I have a weakness for early St. Louis-built vehicles and have written about that on several occasions. Some may recall that Farm Collector magazine has published several of my articles about one of the St. Louis firms… the Gestring Wagon Company. Over time, I’ve been surprised at how this brand in particular seems to keep cropping up. From calls and emails from individuals who own a Gestring to archaeologists with the Missouri Department of Transportation to museums looking for more information on a particular vehicle, founder Caspar Gestring’s legacy is alive and well in the 21st century. It’s been especially interesting to me since I enjoy studying these 19th century makers from the “Gateway to the West.”
With that in mind, over a year ago, the good folks at the Santa Ynez Historical Museum had asked me to be a speaker at their ‘Spirit of the West’ symposium this past April. I was pleased to oblige and equally enthused that they held an original Gestring wagon in their collection. I’ve learned over the years that every vehicle has a story to tell and I was anxious to see what more I might learn from this wagon.
Arriving a half day early, I took some time to go over the Gestring and see what I could find out. A few quick measurements showed the wagon to have the same general box size as every other Gestring I’ve seen… 43” wide and 9’ 10” long (outside dimensions). Retaining a fair amount of original paint with hand-lettering and striping on the box, the wagon was sold by Belleville Implement & Motor Company of Belleville, Illinois. In our research, we discovered that this company was apparently a dealer for Studebaker automobiles as well as International Harvester agricultural products at some point. More importantly, dealer details like this can be helpful in narrowing down a vehicle’s age.
Beginning with periodicals from the early 20th century, we found Belleville Implement & Motor Company listed on page 881 of the December 16, 1908 issue of The Horseless Age as one of almost four dozen “New Agencies.” Other available information leads us to believe the company was officially licensed for business as early as March of 1907. Based on this information as well as a first-hand examination of the wagon along with previous research within our files, we believe this set of wheels to have a circa 1910-12 date of manufacture.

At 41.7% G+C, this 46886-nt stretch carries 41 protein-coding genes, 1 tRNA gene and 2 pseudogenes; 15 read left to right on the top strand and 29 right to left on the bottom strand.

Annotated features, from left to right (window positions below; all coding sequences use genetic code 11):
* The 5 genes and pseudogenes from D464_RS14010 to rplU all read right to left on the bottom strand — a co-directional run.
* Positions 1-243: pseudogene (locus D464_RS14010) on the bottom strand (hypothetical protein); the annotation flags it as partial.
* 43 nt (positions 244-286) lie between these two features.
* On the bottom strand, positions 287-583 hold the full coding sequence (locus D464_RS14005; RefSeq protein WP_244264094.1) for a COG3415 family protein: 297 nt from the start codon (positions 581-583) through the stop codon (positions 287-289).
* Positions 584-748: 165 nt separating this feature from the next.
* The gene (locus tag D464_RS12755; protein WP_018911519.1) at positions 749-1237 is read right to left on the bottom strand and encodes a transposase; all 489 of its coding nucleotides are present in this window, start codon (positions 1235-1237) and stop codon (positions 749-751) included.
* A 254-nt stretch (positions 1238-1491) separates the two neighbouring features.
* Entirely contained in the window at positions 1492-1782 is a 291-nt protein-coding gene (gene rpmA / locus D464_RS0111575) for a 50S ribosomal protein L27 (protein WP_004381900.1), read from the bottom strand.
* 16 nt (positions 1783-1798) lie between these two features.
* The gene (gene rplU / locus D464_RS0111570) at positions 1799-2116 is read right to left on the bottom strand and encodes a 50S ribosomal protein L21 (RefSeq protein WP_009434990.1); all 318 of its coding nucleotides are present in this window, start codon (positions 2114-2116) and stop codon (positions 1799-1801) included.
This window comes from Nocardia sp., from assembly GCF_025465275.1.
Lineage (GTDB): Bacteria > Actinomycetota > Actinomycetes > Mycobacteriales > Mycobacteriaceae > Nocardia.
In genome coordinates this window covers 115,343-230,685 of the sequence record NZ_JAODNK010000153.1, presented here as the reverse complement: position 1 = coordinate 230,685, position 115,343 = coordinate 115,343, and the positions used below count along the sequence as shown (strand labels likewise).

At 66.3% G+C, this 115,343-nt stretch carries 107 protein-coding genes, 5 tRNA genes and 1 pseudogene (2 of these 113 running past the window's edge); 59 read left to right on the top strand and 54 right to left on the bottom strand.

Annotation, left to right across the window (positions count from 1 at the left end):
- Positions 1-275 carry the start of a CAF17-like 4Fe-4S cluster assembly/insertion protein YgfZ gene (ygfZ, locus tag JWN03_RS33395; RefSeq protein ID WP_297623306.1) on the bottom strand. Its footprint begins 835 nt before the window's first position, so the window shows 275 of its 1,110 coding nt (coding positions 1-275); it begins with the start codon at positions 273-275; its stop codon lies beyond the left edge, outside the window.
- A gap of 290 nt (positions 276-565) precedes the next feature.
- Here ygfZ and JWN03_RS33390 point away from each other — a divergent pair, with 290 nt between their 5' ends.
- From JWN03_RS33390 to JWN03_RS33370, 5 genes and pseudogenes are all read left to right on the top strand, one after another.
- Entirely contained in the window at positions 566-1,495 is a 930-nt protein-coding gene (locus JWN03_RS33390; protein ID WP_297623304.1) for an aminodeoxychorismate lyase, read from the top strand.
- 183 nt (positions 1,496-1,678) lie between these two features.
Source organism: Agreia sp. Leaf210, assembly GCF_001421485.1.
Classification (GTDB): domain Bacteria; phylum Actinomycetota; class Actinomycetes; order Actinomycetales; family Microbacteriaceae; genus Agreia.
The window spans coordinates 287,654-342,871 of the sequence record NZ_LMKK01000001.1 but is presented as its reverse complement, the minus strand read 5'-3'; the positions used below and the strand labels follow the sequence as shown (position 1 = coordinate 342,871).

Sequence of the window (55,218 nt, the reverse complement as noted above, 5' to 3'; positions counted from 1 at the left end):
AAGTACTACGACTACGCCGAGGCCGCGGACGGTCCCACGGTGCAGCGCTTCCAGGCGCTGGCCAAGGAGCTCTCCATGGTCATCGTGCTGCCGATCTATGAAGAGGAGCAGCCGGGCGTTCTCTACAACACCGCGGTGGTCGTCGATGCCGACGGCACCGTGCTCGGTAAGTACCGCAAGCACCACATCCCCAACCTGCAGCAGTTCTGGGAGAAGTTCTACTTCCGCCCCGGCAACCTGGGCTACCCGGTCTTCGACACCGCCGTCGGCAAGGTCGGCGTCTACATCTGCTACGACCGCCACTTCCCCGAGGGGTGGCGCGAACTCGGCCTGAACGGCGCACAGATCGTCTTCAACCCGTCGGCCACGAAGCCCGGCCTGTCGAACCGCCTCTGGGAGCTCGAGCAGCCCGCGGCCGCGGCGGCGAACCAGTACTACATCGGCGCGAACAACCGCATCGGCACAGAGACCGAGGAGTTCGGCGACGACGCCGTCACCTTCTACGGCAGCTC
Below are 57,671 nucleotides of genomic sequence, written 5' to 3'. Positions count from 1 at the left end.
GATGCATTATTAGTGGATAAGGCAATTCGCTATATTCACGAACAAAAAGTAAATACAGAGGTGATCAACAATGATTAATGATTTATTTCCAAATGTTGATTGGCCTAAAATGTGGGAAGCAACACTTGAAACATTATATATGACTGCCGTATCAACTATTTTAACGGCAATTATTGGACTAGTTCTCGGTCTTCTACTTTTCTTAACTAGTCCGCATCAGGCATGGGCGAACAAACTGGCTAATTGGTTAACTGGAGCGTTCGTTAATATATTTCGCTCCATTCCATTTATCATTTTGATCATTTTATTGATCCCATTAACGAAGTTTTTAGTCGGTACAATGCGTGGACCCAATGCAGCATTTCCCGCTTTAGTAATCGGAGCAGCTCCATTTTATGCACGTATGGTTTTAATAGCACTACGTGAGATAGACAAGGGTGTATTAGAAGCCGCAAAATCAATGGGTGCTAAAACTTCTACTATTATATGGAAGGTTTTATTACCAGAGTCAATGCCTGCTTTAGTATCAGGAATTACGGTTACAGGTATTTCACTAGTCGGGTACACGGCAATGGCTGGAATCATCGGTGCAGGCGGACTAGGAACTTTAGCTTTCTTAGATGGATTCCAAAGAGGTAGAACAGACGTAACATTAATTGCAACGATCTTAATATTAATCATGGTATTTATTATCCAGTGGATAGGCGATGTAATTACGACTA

Like most century-old vehicles, the gear has lost the majority of its original paint. However, careful inspection shows that some of the initial orange coloring still exists on the axles and other parts of the gear. While the tire widths measure 1 ½ inches, the broad wheel track stretches 62 inches and wheel heights are 44/54 inches. One of the most interesting things about this vehicle, though, is the third sideboard on the box. Not only is it diagonally cut to perfectly match a set of original Gestring-made St. Louis seat risers but, the uppermost sideboards are also trimmed to slope downward from 6 5⁄8 inches in height at the front to only 2 ¾ inches at the back of the wagon. It’s a unique and seldom seen design that was clearly built this way at the Gestring factory. Other notable elements include additional contouring to the outer ends of the seat bottom, a fingerlink clip to the center spreader chain, and a box brake system with a Geisler-style brake ratchet.
We’re pleased to be able to continually share rare imagery and information on relevant early vehicle makers. Individually and collectively the details help us all to continually learn and appreciate more of America’s earliest vehicle industry. In keeping with those opportunities, we’re working on another article for Farm Collector that should appear later this year and, if you’re partial to St. Louis vehicles like Joseph Murphy, Weber & Damme, Linstroth, Espenschied, and Luedinghaus, you won’t want to miss it.